7 December 2012
23 Kislev 5773
Differentiated Education and Chanukah 5773
As part of Gann’s ongoing strategic commitment to improve teaching and learning, yesterday our faculty spent half the day in professional development with a focus on what has become a buzzword in education: “differentiation.” This is essentially a code word for effective teaching: maximizing the learning of all students at all times through a range of pedagogical tools, techniques, and modalities.
Teaching is an extraordinary combination of science and art, and the work of teacher development, like any form of adult learning, is complex. Changing behavior and improving teaching practice are so often accelerated or hindered by our hidden beliefs—about ourselves, our students and children, education, and the world. My belief is that we do not speak enough about the beliefs and assumptions that underlie the choices we make as individuals, both in and out of the classroom, as teachers, as parents, and as a school. Moreover, we need to take the time to reflect on the experiences we have had in our own lives as learners that have shaped these beliefs.
For this reason our Dean of Students often begins parent meetings by asking parents to reflect on their experiences in high school. So, we began yesterday’s professional development program with one of our students’ favorite Shabbaton activities that we affectionately call a “fishbowl.” Teachers divided into small groups, sat in circles, and listened to each other’s stories of their experiences as learners. I asked them two questions that I invite all of us to think about, as well:
- Share a time/an experience when you felt seen, known, or met as a learner by a teacher/educator.
- Share a time/an experience when you did not feel seen, known, or met as a learner by a teacher/educator.
During our discussion one teacher noted that, when asked to think about a teacher who he felt really knew him, he immediately thought of a teacher who affirmed him as a learner; yet, many others in his group shared stories of teachers who pushed and challenged them. This reminded me of the powerful words of one of my colleagues, who shared the following story: “As an undergrad I was asked by a teacher to clarify an answer I had given, and I responded, ‘I don’t know.’ So many teachers would have accepted this answer and looked to other students to answer. Instead, she looked me in the eye and said, ‘You must know.’ I’ve never forgotten that moment.”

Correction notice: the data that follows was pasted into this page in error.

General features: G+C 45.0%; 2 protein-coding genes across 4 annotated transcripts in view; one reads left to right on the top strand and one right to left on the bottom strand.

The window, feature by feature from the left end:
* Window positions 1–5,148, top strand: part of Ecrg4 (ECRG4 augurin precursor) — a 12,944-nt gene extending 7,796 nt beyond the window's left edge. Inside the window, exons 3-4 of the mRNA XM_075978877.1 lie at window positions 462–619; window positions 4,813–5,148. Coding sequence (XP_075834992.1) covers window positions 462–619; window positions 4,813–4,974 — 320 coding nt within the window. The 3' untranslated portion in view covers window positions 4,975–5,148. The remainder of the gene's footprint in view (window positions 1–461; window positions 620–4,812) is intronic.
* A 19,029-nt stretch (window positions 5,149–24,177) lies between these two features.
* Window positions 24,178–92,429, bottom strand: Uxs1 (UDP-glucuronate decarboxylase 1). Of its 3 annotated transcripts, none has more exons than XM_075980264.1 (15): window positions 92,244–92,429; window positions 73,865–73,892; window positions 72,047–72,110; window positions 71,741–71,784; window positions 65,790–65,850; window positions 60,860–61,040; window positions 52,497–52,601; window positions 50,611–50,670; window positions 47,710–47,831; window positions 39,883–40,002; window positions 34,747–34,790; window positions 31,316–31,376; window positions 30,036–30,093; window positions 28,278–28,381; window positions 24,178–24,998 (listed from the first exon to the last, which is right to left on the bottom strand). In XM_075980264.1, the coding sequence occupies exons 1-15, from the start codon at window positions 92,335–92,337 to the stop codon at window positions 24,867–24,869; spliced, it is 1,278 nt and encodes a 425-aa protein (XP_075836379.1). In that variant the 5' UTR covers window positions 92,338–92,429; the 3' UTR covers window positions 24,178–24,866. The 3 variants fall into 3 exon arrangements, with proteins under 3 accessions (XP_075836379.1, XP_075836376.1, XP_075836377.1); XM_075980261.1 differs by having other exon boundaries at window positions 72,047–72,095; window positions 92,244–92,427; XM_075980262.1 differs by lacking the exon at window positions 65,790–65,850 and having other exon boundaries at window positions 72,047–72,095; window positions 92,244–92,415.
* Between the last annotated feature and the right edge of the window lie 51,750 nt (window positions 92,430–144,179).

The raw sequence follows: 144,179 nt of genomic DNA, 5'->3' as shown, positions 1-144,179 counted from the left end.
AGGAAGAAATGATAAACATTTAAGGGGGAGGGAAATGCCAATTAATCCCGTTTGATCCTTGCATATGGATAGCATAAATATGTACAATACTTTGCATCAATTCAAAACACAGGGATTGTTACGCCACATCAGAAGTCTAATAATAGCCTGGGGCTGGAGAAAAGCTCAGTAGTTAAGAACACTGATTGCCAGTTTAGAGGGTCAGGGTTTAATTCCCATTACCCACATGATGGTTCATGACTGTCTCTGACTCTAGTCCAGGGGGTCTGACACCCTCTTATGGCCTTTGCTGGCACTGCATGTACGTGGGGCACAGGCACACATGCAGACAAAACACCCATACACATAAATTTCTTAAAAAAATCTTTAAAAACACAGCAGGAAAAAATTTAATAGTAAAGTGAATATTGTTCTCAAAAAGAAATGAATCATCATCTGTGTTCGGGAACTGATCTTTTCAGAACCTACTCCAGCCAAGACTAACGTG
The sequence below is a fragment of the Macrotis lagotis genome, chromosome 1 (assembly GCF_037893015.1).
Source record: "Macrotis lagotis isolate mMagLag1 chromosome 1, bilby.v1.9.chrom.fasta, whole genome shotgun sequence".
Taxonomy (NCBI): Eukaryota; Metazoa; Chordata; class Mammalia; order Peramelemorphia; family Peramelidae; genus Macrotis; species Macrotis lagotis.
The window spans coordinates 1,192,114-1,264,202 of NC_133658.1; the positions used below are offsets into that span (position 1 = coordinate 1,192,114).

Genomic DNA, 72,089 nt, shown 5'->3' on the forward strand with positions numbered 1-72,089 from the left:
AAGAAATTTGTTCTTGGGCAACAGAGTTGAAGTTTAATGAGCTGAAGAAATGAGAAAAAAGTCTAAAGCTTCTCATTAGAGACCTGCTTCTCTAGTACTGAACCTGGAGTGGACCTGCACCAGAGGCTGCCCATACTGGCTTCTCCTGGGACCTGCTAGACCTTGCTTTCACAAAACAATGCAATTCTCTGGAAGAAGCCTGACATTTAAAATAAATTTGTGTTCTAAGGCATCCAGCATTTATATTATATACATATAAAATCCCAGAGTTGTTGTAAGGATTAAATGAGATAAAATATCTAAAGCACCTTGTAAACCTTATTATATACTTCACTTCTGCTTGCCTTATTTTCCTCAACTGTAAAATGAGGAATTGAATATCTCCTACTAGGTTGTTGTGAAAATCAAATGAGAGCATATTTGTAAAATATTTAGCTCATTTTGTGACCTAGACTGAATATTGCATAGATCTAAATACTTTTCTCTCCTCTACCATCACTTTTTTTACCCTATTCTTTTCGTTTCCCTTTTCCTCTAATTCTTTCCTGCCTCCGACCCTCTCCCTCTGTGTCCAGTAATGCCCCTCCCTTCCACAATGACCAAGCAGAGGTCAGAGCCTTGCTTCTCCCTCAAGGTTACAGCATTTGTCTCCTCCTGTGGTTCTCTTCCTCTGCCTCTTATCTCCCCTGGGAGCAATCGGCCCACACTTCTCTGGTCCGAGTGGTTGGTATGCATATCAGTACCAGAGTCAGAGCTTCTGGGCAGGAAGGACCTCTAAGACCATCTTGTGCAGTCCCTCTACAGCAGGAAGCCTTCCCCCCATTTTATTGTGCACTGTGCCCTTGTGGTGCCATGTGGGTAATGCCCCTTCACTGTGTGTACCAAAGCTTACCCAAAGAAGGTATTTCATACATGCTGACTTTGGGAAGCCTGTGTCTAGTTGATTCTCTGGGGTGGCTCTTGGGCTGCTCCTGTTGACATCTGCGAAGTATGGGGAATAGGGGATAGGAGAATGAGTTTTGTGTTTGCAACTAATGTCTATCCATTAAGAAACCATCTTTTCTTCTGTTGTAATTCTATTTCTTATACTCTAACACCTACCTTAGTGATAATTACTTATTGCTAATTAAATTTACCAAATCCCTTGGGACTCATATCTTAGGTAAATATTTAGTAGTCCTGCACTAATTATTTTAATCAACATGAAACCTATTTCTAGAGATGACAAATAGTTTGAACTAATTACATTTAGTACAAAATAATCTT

This story resonates with me as I think about the concept of differentiation. Some people believe that differentiating is a code word for lowering standards, making all students feel good or covering up a student’s authentic challenges and difficulties. On the contrary, differentiating instruction for different students means holding them—and us—to higher standards. It starts with the belief that all students can learn, must learn, and will learn if we seek to really know and understand our students as learners and as complex human beings and when we break down the dichotomy between challenge and nurture.
As we prepare to light the first candle of Chanukah, I am reminded that, when the Pisceszno Rebbe defines education in his book Chovat HaTalmidim (A Student’s Obligation), he connects the root of the Hebrew word for education, chinuch, with the word Chanukah, which means dedication, or rededication (of the Temple). He explains that to dedicate a building, a vessel, a child means to prepare it for the actualization of its potential. To educate a child, therefore, is to light the candle, so to speak, of that child’s soul.
May we have the wisdom and the skill to combine affirmation with accountability and care and compassion with high standards of excellence. And, in doing so, may we ignite the divine sparks and unleash the God-given potential of all of our children.
This is our sacred Jewish educational mission as teachers, as parents, and as a school.
Shabbat Shalom and Happy Chanukah,
Rabbi Marc Baker